This is a story about how a hot tub changed the face of the City Council.
Tim Male was voted onto the Council on November 8 in the most closely contested, highest-turnout election ever in Ward Two, but, as with many things in life, his arrival in town with his wife Winnie some years ago was a fluke.
Tim and Winnie knew very little about Takoma Park – “essentially nothing,” as he said the other day — at the point in 2002 when they decided to leave a scholarly, vagabond sojourn in Hawaii for a return to the East Coast.
The two of them had met at a party while students at Yale. They had a lot in common, a couple of super-smart kids predisposed by personal inclination and family influences toward a career in science or, better said, an ongoing, idealistic, workaholic adventure as scientific naturalists.
As a boy growing up in Connecticut, the youngest of five sons, Tim spent summers on Great Gull Island, a onetime military base in Long Island Sound that had been turned over to birds and scientists. These were working vacations. Tim helped researchers study the thousands of seabirds that were retaking the abandoned buildings. “It was a wonderful experience, spending every day outdoors on a tiny island without electricity or running water,” Tim said.
It was also a family experience. “This is how I grew up. My brothers did these cool scientific projects, and they allowed me to participate. It was neat to be the little brother.”
Winnie had been born into a family with even more of a scientific pedigree, a line of nationally titled biologists and entomologists. “So when we met at that party and hit it off, we came up with this crazy idea of what we would do after graduation — go off to the ‘bush’ of Australia and New Zealand, which is what we did.”
For 18 months they were true adventurers, carrying the essentials of survival in heavy backpacks, sleeping under the stars. After that they took up residence in Hawaii but continued for seven years to trek through the wilds of the Far Pacific and the Mid Pacific to complete the requisites of their PhDs in biology.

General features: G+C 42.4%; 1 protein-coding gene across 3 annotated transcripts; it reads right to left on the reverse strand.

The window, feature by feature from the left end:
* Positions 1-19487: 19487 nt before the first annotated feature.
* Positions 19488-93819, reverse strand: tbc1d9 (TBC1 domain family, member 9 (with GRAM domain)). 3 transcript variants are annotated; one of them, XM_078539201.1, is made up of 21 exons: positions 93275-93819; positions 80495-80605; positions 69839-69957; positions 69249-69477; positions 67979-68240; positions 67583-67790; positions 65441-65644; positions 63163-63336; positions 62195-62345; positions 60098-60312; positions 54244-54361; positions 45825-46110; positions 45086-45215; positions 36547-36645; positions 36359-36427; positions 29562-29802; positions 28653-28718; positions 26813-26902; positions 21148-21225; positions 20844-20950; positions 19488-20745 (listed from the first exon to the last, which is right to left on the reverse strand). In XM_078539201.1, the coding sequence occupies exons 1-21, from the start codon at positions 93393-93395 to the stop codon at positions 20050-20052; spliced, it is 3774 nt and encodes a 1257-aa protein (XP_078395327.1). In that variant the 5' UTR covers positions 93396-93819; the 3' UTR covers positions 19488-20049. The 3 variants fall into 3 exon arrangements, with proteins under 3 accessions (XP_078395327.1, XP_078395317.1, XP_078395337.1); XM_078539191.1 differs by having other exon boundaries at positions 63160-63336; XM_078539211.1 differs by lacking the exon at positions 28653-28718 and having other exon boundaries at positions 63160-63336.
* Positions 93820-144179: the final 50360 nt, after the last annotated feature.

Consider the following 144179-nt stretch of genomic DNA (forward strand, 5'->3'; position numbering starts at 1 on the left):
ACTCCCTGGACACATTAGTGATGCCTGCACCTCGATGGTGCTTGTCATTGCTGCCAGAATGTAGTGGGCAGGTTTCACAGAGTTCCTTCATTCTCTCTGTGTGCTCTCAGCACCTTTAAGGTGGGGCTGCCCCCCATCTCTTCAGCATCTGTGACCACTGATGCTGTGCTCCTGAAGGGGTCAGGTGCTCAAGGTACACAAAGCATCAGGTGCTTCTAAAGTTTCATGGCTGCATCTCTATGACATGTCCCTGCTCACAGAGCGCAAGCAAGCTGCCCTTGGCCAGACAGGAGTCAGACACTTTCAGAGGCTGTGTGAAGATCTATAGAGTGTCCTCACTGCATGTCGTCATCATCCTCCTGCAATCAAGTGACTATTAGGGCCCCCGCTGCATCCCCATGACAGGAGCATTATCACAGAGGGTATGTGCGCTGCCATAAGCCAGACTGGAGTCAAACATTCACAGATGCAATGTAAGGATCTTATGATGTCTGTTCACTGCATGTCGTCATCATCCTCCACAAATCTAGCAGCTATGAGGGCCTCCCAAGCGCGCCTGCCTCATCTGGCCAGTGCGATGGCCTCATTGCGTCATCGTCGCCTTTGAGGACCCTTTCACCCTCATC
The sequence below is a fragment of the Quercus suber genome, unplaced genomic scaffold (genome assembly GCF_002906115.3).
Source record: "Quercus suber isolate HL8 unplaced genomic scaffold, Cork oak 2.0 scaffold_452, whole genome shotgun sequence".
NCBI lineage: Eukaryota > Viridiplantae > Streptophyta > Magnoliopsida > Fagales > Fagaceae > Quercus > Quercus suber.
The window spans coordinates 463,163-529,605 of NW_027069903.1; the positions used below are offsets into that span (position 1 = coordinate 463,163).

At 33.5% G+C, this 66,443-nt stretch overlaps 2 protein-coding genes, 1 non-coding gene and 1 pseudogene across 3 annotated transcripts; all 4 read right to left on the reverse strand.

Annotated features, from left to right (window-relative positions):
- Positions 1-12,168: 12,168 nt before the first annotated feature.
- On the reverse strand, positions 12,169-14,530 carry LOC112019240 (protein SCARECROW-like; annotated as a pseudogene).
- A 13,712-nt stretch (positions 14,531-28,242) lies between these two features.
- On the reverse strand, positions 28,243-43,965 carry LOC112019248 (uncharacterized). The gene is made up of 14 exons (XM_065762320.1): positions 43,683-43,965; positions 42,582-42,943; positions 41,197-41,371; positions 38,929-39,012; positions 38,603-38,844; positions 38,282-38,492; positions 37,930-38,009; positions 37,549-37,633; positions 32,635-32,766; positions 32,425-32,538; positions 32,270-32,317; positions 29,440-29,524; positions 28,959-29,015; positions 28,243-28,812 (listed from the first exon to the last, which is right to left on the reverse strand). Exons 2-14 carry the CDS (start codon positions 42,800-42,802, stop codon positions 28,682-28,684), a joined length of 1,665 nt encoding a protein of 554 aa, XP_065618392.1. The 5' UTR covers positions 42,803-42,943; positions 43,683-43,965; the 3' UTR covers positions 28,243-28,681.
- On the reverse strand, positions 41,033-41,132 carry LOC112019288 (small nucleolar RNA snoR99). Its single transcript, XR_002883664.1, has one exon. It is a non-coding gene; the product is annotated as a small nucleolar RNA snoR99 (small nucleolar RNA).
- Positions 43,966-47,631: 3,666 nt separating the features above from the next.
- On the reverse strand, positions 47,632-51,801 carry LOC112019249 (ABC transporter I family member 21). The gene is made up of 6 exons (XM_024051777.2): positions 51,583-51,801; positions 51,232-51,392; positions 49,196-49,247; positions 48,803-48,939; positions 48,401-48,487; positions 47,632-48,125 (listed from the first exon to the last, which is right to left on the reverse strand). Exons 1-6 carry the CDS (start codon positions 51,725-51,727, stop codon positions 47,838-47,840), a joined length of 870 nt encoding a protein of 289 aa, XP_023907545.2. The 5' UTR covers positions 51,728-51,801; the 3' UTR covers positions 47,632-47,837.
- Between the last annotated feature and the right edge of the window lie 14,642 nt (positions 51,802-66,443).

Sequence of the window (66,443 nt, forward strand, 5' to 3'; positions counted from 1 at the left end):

They had a baby, Zoe. She slept on a makeshift bed under a kitchen counter in their tiny tropical house. “It was romantic,” Tim said. “On good days I’d go surfing before going to work.”
Better jobs and family ties brought them back to the mainland. The Washington area was a logical place to find work. These days Tim is the vice-president for conservation policy at Defenders of Wildlife, a group famous for righting the predatory balance out west with wolves, and Winnie works for the State Department on a campaign to curtail the global AIDS epidemic.
You might assume that Takoma Park was also a logical place for them to find a home, but back then they had the barest of inklings about the town. Tim had come east by himself to check out the possibilities. “I didn’t investigate the neighborhoods or the schools or the history. I just looked at houses to rent.” He narrowed his list to three, a row house on “U” Street in the District, a house near the Bethesda Metro stop, and a house here on Maple Avenue.
He and Winnie talked it over by phone. What would be the deciding difference? “I told her, well, the Takoma Park house has a hot tub, and we both said, okay, let’s go for it. It’s the best decision we could ever have made. Not the hot tub, but Takoma Park.”
They have since moved to a house on Woodland Avenue and had another baby, Finnian. They lead busy lives. The week after the Council election Tim deployed to West Virginia for three days. The first thing he did after coming home was drive Winnie to the airport for a two-week work assignment in Ghana.
Behind their house is the remnant of a forest. Deer forage under the trees but often meander to a stone-tiered garden of vegetables alongside the house. “No predators, no wolves, so they do what they please,” Tim said with a rueful smile.
The trees provide a bit of seclusion, but when the limbs are bare it’s possible to glimpse a couple of houses on a distant hill on Ethan Allen Avenue. Lorig Charkoudian, Tim’s opponent in the Ward Two race, lives in one of the houses. Tim and Lorig ran similar high-spirited, door-knocking campaigns, with Tim prevailing by a 351-334 count.
“We’re not quite backyard neighbors, but almost. Actually that’s the way it feels with everyone in town, like we’re neighbors,” he said. “If I had to give you one reason why I love Takoma Park, that’s the reason.”